By Tenzin Dazel
In 2007, Tibetan-Indian filmmaking duo Tenzing Sonam and Ritu Sarin were being interviewed about their first feature film “Dreaming Lhasa” during which they spoke of the challenges of getting their project off the ground. They said in the interview “we were working in a bit of a void as there is nothing that comes even close to a Tibetan film industry, and we had to put everything together within a very limited budget.” Now, some 15 years later, even though there have been many positive developments in terms of Tibetan art and creativity, I find myself in a similar position for my first feature film, “DHARAMSALA”.
I made my first two short films with almost no budget. “SEEDS”, an experimental film about young Tibetans in Delhi, was shot in 2009 while I was on vacation from work. It was filmed using friends and volunteers as cast members and a Super 8 camera that I’d bought in a second-hand store in Paris. Likewise, with “ROYAL CAFÉ” in 2016, a film about the transient life of recent immigrant Tibetans in Paris, it was more, ‘beg, borrow, and steal’ than, ‘location budget, crew budget, talent budget’. Despite so many risks and challenges to making independent Tibetan films in exile, I am very proud of those two films, mainly because they tell stories of who we are today and how our lives are playing out. These are stories nobody else will, or can, tell.
The reason we succeeded in producing “ROYAL CAFE” with no budget was because it was a compact film that took place in one city and with virtually the entire cast and crew being local. However, a film like “DHARAMSALA” has all of the problems inherent in the practice of exile Tibetan filmmaking. Unlike almost every other society, exile Tibetans are faced with a situation where we are spread across countries and continents. This makes it that much harder to work with the already very small number of creatives involved in the movie making process.
When making “Dreaming Lhasa”, Tenzing Sonam and Ritu Sarin spoke of the challenges involved in casting since back then there were very few Tibetan film actors with acting experience. Happily, I’m fortunate to be working now during a time when a lot of Tibetan talent is coming up both in front of and behind the camera. Since “ROYAL CAFE”, many Tibetan artists such as these expressed their trust and encouragement in me and offered to work with me on future projects. Thanks to their help and support, even throughout the pandemic period I was able to assemble cast and crew members, location hunt and complete an 80-page screenplay for “DHARAMSALA”. For example, lead actor Tenzin Dalha from a theatre background has transitioned to a successful career in Bollywood. His films have been screened internationally and are also on Netflix. US-based Losang Gyatso may be familiar to those who have seen “Kundun” and he has also kindly offered his amazing artwork as Perks on the crowdfunding page. Yeshe Gyaltag is a Tibetan singer and artist born and raised in Switzerland, now based in New York. She has released pioneering electronic sounds and her most recent work was “49 Days”, a dance and sound-based theatre piece which premiered in early 2022 in Zurich.
The cast and crew I have assembled are the bright shining lights of our Tibetan creative scene and I’m excited to proudly show the world how much talent we have and what we can do together artistically. However, in order to bring it all to life, I first have to raise the capital. That’s why I’ve started an Indiegogo Crowdfunding page [ https://igg.me/at/Dharamsalafilmproject/x/37773#/ ] because basically there are no other options to raise capital for films in the Tibetan language that speak to the Tibetan audience. Institutions and media companies that might fund a travel film, or a documentary on Tibetan culture or religion geared for a Western audience, have no interest in a film such as mine. Also, the growing influence of China and their willingness to apply pressure on cultural institutions when it comes to Tibet has increased self-censorship and distancing from projects like ours. The funds I raise will go towards travel, board and lodging, nominal pay for cast and crew so that we start establishing a film production culture, and post-production.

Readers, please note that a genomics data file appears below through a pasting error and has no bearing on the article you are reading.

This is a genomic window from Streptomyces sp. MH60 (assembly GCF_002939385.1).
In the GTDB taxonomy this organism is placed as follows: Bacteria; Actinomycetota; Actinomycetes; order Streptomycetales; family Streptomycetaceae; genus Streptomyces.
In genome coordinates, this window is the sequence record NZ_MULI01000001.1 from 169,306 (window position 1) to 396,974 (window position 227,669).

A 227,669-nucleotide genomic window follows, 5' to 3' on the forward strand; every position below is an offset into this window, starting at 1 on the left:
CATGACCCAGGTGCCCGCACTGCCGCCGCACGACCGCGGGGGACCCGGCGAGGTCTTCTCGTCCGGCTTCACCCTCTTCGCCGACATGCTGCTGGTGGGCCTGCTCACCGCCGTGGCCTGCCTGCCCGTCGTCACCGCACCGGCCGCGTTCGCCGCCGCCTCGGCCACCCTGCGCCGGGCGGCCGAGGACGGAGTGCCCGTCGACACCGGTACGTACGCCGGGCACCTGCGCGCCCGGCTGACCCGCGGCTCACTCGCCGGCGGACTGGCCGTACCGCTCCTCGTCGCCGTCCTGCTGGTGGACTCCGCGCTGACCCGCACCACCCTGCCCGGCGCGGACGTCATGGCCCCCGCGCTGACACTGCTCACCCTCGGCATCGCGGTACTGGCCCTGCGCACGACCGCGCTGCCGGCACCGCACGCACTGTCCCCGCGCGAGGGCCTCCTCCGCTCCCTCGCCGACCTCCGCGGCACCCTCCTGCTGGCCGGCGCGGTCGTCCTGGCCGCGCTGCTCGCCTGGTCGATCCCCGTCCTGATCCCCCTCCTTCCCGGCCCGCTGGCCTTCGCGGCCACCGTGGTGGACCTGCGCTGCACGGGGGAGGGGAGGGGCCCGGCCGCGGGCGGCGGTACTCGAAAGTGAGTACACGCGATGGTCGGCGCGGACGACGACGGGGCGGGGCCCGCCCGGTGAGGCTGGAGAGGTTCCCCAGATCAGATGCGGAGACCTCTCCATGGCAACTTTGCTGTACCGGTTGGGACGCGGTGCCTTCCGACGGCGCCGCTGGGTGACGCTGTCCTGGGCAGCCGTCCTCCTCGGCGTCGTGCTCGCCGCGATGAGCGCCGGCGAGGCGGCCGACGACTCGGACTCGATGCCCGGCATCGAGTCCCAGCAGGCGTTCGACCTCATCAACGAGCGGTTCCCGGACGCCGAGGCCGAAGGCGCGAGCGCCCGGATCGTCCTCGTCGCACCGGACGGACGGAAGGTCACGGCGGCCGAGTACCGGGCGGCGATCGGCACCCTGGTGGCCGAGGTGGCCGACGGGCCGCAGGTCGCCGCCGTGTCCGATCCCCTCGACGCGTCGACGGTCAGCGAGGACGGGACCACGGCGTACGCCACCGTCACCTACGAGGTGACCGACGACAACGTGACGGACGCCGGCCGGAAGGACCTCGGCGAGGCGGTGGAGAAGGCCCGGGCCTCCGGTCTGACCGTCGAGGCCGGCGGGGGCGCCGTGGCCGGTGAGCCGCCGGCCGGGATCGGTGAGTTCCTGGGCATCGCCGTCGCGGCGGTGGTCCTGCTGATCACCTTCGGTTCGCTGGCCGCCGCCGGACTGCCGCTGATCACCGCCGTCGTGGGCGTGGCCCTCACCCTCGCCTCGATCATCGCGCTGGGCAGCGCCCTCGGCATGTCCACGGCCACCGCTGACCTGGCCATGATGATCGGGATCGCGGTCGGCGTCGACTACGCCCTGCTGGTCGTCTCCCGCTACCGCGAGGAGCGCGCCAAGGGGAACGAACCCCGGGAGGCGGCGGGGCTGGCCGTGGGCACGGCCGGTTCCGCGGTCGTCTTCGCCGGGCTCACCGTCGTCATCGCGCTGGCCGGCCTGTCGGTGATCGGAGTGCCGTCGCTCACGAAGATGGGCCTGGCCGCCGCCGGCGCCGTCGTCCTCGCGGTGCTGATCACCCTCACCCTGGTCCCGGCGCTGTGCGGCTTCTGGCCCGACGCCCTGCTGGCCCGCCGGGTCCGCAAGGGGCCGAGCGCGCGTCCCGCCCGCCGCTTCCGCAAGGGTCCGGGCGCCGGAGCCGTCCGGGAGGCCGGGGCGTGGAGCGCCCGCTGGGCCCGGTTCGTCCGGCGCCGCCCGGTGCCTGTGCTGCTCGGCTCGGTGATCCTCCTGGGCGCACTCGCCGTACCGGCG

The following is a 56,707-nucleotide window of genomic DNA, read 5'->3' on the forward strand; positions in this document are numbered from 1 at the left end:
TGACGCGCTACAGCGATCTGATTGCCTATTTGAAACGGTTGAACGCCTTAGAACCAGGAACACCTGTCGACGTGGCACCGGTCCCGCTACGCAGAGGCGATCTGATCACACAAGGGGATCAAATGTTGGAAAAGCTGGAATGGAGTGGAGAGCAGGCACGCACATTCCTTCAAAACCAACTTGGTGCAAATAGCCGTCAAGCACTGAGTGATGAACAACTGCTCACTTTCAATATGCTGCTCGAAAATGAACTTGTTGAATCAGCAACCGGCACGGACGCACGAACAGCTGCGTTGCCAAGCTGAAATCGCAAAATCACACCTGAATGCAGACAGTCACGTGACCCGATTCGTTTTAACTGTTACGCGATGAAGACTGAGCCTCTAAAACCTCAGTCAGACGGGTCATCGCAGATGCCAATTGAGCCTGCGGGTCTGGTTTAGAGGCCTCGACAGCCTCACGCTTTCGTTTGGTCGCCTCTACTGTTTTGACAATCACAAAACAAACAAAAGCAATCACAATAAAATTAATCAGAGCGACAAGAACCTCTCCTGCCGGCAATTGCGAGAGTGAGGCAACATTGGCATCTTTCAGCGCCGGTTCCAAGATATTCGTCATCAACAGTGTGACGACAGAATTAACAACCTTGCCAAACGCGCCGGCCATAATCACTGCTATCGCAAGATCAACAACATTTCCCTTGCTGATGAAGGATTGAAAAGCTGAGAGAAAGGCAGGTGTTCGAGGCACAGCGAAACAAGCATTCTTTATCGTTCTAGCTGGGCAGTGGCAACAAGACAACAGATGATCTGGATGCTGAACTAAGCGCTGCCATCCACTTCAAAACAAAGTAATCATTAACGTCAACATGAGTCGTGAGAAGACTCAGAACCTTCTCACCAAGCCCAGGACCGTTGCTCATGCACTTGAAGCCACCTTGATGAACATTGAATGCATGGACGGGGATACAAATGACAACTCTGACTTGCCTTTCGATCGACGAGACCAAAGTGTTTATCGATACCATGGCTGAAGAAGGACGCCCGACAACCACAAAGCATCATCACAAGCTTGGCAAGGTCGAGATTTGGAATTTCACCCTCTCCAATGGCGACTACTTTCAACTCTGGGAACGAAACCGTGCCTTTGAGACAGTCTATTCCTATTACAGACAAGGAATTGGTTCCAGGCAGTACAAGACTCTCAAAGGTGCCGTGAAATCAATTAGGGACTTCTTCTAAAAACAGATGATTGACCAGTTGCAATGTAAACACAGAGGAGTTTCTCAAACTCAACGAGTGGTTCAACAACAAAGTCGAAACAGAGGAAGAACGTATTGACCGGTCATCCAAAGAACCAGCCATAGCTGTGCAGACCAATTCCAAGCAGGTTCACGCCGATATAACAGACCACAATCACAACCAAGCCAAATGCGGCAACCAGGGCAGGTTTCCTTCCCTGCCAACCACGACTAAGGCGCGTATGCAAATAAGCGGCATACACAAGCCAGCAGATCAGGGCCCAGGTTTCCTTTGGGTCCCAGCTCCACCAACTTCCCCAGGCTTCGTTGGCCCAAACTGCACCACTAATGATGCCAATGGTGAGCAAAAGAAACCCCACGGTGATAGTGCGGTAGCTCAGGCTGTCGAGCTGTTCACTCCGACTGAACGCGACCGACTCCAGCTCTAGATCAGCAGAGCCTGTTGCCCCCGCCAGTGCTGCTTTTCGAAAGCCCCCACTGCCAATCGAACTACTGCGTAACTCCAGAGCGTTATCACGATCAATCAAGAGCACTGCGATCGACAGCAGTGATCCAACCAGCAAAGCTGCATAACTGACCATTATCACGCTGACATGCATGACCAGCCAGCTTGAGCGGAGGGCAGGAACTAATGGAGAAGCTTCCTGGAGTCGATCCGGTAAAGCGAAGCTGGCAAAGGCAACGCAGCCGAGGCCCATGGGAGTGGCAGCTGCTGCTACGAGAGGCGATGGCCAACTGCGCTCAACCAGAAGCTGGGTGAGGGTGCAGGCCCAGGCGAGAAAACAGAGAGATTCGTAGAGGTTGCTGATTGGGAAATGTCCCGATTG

The Indiegogo page introduces “DHARAMSALA”, the story of the film and also the story behind it. My hope is that fellow Tibetans and film lovers will use the opportunity to financially support Tibetan creatives so that we can tell our own stories in our own ways. It is my sincere hope that in 2037, 15 years from now, a Tibetan filmmaker starting out will find themselves inspired by the groundwork laid by previous Tibetan filmmakers and be working in a financially resilient and thriving Tibetan creative environment.
Link to Indiegogo page: https://igg.me/at/Dharamsalafilmproject/x/37773#/
 indieWIRE INTERVIEW | “Dreaming Lhasa” Co-Directors Ritu Sarin and Tenzing Sonam https://www.indiewire.com/2007/04/indiewire-interview-dreaming-lhasa-co-directors-ritu-sarin-and-tenzing-sonam-74830/
(Views expressed are her own)
The author is an independent Tibetan filmmaker based in Paris, France. She made her first short film “SEEDS” in 2009, followed by her longer short film “ROYAL CAFÉ” in 2016. “DHARAMSALA” will be her first feature film. Follow https://www.instagram.com/dazelfilms/ for updates.
You can Watch her previous two films on www.dazelfilms.com